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The controversial movement to change the universal access symbol gained momentum this month when Connecticut passed a law to replace the “blue wheelchair guy” with a more active version. Opponents of the movement argue that the new symbol is less universal and introduces an ableist point of view, while proponents see a more positive, life-affirming image.
Millions of people watched Meryl Streep’s Golden Globe speech condemning Donald Trump for mocking disabled reporter Serge Kovaleski. Her words were heartfelt, her intentions honorable, and many people in our community felt respected when she referred to Kovaleski as “someone [Trump] out-ranked in privilege, power, and the capacity to fight back.” One blogger wasn’t so keen on the implication. “The outrage over the mocking stems from a perception of disability that is stigmatizing in and of itself: We’re a defenseless group, already leading pitiable lives. Never mind that Kovaleski is a successful, established reporter,” wrote Emily Ladau. If the media could move beyond denouncing superficial ableism and dig deeper into life-and-death disability issues, that might be something to celebrate, she explains. It’s a smart piece, worth the read.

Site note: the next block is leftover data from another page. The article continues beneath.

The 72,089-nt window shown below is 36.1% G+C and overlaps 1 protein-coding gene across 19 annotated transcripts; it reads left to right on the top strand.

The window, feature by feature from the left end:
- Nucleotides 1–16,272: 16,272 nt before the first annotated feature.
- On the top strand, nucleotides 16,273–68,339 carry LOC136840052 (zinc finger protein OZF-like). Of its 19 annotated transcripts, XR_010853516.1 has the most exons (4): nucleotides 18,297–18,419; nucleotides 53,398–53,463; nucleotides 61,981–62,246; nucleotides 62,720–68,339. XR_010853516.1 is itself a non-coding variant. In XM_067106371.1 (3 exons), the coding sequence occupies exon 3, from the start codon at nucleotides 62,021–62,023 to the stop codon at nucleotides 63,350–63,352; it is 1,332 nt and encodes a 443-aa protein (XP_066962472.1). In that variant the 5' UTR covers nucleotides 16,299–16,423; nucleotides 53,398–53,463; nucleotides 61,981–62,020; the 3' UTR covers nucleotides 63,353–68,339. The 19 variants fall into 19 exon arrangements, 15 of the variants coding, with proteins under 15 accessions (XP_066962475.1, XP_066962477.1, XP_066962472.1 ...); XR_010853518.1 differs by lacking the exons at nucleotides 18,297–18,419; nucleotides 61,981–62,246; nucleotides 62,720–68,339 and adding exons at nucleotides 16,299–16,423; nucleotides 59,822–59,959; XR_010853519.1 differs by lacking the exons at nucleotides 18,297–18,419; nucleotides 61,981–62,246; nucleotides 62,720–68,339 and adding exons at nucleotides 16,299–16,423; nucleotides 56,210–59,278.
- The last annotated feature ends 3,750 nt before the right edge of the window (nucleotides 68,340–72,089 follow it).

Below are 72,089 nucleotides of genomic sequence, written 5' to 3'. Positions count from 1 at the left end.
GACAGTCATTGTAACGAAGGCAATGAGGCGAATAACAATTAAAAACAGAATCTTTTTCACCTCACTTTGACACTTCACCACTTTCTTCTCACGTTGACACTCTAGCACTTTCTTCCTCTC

Arranging your space intentionally, prepping meals and snacks and making small modifications can make all the difference. Here are a handful of tips from an active C5-6 quad who works hard at the art of independent living.
“We are not going to be a tragic love story.” That was what Sydney said to me the first night in the hospital. Her phrase became our goal for my recovery, our mantra, our war cry. It was the mindset that determined everything we did for the next 270 days. It motivated us to seek new ways to communicate with medical staff and to find good doctors.
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